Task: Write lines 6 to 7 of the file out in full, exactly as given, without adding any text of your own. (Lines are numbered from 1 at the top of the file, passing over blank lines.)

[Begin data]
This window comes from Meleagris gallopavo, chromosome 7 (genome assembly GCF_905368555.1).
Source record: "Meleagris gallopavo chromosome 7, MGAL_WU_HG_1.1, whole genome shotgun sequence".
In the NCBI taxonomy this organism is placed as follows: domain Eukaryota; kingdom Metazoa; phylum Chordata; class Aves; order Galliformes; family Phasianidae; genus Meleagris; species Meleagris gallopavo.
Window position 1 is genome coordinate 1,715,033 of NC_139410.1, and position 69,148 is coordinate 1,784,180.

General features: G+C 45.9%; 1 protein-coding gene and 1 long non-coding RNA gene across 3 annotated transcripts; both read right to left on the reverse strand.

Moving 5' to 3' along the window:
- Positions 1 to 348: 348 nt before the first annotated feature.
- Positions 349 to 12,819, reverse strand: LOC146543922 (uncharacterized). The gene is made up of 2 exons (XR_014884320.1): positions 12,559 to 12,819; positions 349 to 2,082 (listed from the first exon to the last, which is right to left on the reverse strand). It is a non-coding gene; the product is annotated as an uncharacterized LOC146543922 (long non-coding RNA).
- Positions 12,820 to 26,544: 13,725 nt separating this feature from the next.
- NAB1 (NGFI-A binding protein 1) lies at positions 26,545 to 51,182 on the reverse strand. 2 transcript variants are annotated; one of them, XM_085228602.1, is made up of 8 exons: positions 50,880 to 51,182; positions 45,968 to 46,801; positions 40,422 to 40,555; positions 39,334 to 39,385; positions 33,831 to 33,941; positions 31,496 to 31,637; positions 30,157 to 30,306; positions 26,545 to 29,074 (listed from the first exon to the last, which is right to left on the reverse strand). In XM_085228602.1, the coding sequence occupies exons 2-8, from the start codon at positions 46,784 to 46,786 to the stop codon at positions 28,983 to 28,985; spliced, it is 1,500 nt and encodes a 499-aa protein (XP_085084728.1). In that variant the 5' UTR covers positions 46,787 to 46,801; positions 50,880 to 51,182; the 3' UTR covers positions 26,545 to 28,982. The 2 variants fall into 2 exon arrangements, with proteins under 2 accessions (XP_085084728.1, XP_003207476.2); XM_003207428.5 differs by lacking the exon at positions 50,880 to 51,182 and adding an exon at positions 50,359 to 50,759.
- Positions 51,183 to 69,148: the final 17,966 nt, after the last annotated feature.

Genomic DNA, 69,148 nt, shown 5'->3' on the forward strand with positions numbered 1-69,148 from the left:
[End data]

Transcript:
Moving 5' to 3' along the window:
- Positions 1 to 348: 348 nt before the first annotated feature.